Enough?  Perhaps I'll leave the tea ceremony for another time!


  1. In 2001 I was fortunate enough to win a three week study tour to Japan...and we were invited to a tea ceremony as part of the trip. It was the most amazing experience. We were also taken to a kabuki concert...and a sumo tournament as well. The Japanese culture is an amazing complexity of culture and tradition...and the people must be some of the most hospitable in the world. I cannot wait to see a picture of your quilt...

  2. Gosh that was quite a prize to win - lucky you Bonnie. The tea ceremony is very interesting and I will have elements on it on my quilt. I'm thinking of playing with the idea a bit though, and westernizing it. I think we have a tea ceremony in this country too; and if you've ever been to Betty's in York or Harrogate, you'll know what I mean!!! So, the quilt may just have to have the teapot on a low table, with a cake stand with sarnies and scones on it. :))

  3. I have been to a tiddly posh afternoon tea in London somewhere on a trip to the UK, and it was certainly an experience! Only trouble is that I have trouble extending the little finger...and my etiquette is askew. Apparently it's not okay to tip hot tea into the saucer to cool it down!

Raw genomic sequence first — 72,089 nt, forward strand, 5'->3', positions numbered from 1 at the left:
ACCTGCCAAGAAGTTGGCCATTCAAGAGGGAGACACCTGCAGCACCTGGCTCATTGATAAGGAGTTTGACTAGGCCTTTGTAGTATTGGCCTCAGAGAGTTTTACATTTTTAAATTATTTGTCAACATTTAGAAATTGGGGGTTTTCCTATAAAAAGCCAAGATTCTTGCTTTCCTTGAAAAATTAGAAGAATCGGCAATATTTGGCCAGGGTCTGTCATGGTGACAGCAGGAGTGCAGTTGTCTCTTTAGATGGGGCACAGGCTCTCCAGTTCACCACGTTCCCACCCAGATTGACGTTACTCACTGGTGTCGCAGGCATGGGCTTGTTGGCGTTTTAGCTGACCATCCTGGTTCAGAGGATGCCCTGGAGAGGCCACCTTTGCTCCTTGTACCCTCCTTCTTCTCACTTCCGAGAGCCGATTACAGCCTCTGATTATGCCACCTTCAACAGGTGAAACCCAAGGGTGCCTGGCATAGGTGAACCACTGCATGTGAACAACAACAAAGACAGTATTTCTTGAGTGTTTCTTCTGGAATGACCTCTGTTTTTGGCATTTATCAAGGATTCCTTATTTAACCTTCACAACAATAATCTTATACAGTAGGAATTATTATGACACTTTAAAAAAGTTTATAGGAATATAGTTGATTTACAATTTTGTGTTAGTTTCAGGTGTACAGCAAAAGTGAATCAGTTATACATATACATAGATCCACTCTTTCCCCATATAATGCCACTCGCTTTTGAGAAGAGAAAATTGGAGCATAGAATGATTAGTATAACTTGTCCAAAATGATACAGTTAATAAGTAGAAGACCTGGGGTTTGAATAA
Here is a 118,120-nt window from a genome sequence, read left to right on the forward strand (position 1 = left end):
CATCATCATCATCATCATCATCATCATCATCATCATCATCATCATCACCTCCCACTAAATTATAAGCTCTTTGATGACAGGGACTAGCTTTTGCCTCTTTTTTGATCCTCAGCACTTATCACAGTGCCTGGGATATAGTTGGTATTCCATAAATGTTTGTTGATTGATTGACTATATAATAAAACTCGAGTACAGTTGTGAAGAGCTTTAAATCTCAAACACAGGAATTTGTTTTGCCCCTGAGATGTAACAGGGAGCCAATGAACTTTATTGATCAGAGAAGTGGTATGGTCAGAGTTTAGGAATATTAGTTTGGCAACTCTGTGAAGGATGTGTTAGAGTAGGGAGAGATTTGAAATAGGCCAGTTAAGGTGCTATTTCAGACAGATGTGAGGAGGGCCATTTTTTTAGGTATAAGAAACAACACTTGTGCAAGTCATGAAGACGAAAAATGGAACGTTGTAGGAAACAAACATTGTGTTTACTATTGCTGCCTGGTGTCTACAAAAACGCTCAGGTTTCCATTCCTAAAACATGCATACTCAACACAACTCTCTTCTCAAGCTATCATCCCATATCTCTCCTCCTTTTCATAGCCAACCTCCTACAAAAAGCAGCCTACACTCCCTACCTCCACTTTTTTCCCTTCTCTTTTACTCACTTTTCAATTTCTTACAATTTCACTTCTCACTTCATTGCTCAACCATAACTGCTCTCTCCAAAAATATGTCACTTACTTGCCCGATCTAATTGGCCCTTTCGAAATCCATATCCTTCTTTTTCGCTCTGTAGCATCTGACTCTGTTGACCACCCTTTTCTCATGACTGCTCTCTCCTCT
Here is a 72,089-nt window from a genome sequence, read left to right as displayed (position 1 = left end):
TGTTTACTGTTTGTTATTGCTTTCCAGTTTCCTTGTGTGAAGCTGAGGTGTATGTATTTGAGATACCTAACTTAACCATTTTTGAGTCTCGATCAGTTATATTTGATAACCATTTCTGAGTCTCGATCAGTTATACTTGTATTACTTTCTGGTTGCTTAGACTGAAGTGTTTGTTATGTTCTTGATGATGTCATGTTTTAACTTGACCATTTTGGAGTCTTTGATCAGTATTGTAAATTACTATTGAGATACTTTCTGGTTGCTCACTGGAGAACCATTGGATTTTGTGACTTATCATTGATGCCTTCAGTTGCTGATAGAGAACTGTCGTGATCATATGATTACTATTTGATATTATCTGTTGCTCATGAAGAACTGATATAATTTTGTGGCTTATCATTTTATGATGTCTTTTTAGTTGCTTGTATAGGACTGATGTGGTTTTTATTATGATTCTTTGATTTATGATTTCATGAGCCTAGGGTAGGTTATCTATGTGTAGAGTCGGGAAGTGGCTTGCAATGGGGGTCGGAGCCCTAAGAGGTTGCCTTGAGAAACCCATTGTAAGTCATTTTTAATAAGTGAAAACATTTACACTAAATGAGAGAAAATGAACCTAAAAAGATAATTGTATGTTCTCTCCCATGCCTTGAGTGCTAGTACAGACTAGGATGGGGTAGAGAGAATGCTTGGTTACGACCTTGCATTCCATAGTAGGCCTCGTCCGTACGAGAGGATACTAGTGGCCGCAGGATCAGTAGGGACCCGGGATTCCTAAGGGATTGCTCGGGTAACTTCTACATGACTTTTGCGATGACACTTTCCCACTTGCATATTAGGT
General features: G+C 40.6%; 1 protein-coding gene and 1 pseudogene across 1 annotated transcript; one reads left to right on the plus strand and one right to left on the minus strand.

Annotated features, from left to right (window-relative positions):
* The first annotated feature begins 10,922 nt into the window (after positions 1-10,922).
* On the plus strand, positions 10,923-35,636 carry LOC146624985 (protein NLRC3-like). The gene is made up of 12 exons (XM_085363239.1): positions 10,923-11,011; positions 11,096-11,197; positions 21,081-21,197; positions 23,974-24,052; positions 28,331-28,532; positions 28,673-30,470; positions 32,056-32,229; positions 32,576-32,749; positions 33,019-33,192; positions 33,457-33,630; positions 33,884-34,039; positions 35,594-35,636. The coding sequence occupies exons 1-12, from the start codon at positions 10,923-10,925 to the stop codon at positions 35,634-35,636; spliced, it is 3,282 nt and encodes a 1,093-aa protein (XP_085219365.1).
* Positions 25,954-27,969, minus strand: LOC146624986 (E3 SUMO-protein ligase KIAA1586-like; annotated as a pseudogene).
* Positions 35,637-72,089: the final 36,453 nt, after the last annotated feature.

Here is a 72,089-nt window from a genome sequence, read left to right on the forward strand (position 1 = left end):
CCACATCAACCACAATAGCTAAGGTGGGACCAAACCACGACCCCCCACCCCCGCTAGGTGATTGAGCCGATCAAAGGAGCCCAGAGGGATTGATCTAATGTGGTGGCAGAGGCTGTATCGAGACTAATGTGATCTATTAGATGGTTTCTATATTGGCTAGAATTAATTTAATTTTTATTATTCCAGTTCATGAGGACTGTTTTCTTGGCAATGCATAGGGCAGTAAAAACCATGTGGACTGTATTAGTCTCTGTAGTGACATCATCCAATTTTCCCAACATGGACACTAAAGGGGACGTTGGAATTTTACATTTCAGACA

4. Yes perhaps a good slurp out the saucer is best kept as a ritual amongst good friends!! My grandad always used to drink out the saucer and it used to drive Granny mad.

  5. Oh Annabel - I wonder if a field trip to Bettys is called for?? It is one of my favbourite places in the world - and I visit them all quite often - yum. Have you read 'Memoirs of a Geisha' and also Liza Dalbys book 'Geisha'? Both totally fascinating - Hilary x

  6. For more information I have just been given a book called Geisha of Gion by Mineko Iwasaki, a fairly modern Geisha. It is fascinating as is the Memoirs of a Geisha, I haven't read Liza Dalby's book yet.
    Speaking to an expert on the culture the other day I am still confused about the construction of a Kimono, particularly the sleeve construction so if anyone has expert knowledge.....

  7. I wonder if England has any Asian shops like we have in Wellington, New Zealand? The owners bring in containers full of used Japanese 'stuff' and sell it. There are the real McCoy kimonos as well as house a mixture of fabrics. Two of our daughters live there so I get to visit the shop about once a is not central city. It is an Alladin's cave...and best of all they have apple picking bins filled to overflowing with the basic kimonos for $5 each! Gives me something to do on the four hour trip home...I unpick them ready to wash the pieces before using them for artsy and quiltsy stuff!